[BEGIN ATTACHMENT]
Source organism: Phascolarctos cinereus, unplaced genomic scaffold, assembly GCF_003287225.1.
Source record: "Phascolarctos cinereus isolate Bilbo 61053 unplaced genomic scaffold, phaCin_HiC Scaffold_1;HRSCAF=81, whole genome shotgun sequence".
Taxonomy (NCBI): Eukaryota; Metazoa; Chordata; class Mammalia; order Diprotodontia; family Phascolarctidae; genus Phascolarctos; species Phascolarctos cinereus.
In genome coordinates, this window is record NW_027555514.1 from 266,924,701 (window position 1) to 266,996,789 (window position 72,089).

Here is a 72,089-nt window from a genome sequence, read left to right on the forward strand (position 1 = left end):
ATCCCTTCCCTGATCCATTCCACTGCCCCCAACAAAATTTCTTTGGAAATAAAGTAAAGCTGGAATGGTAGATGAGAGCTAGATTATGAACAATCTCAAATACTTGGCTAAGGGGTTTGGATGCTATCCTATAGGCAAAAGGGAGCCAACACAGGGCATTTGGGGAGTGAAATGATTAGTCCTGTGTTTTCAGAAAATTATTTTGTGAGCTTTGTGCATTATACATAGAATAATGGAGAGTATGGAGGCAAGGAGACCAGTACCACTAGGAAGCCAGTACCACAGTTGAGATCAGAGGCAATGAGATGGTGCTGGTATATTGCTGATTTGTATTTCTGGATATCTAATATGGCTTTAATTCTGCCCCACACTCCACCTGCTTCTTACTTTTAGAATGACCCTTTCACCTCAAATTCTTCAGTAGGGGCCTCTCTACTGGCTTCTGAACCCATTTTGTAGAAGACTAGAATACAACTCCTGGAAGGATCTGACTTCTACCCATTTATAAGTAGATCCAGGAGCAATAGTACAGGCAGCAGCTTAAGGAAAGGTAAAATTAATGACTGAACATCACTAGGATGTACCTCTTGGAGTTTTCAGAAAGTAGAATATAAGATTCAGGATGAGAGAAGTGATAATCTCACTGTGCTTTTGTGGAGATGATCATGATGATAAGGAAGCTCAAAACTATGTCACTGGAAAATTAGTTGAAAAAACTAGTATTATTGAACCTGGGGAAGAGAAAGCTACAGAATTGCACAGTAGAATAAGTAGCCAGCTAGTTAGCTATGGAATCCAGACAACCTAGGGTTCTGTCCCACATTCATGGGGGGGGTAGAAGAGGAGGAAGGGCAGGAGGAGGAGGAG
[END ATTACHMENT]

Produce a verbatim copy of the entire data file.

Source organism: Phascolarctos cinereus, unplaced genomic scaffold, assembly GCF_003287225.1.
Source record: "Phascolarctos cinereus isolate Bilbo 61053 unplaced genomic scaffold, phaCin_HiC Scaffold_1;HRSCAF=81, whole genome shotgun sequence".
Taxonomy (NCBI): Eukaryota; Metazoa; Chordata; class Mammalia; order Diprotodontia; family Phascolarctidae; genus Phascolarctos; species Phascolarctos cinereus.
In genome coordinates, this window is record NW_027555514.1 from 266,924,701 (window position 1) to 266,996,789 (window position 72,089).

Here is a 72,089-nt window from a genome sequence, read left to right on the forward strand (position 1 = left end):
ATCCCTTCCCTGATCCATTCCACTGCCCCCAACAAAATTTCTTTGGAAATAAAGTAAAGCTGGAATGGTAGATGAGAGCTAGATTATGAACAATCTCAAATACTTGGCTAAGGGGTTTGGATGCTATCCTATAGGCAAAAGGGAGCCAACACAGGGCATTTGGGGAGTGAAATGATTAGTCCTGTGTTTTCAGAAAATTATTTTGTGAGCTTTGTGCATTATACATAGAATAATGGAGAGTATGGAGGCAAGGAGACCAGTACCACTAGGAAGCCAGTACCACAGTTGAGATCAGAGGCAATGAGATGGTGCTGGTATATTGCTGATTTGTATTTCTGGATATCTAATATGGCTTTAATTCTGCCCCACACTCCACCTGCTTCTTACTTTTAGAATGACCCTTTCACCTCAAATTCTTCAGTAGGGGCCTCTCTACTGGCTTCTGAACCCATTTTGTAGAAGACTAGAATACAACTCCTGGAAGGATCTGACTTCTACCCATTTATAAGTAGATCCAGGAGCAATAGTACAGGCAGCAGCTTAAGGAAAGGTAAAATTAATGACTGAACATCACTAGGATGTACCTCTTGGAGTTTTCAGAAAGTAGAATATAAGATTCAGGATGAGAGAAGTGATAATCTCACTGTGCTTTTGTGGAGATGATCATGATGATAAGGAAGCTCAAAACTATGTCACTGGAAAATTAGTTGAAAAAACTAGTATTATTGAACCTGGGGAAGAGAAAGCTACAGAATTGCACAGTAGAATAAGTAGCCAGCTAGTTAGCTATGGAATCCAGACAACCTAGGGTTCTGTCCCACATTCATGGGGGGGGTAGAAGAGGAGGAAGGGCAGGAGGAGGAGGAG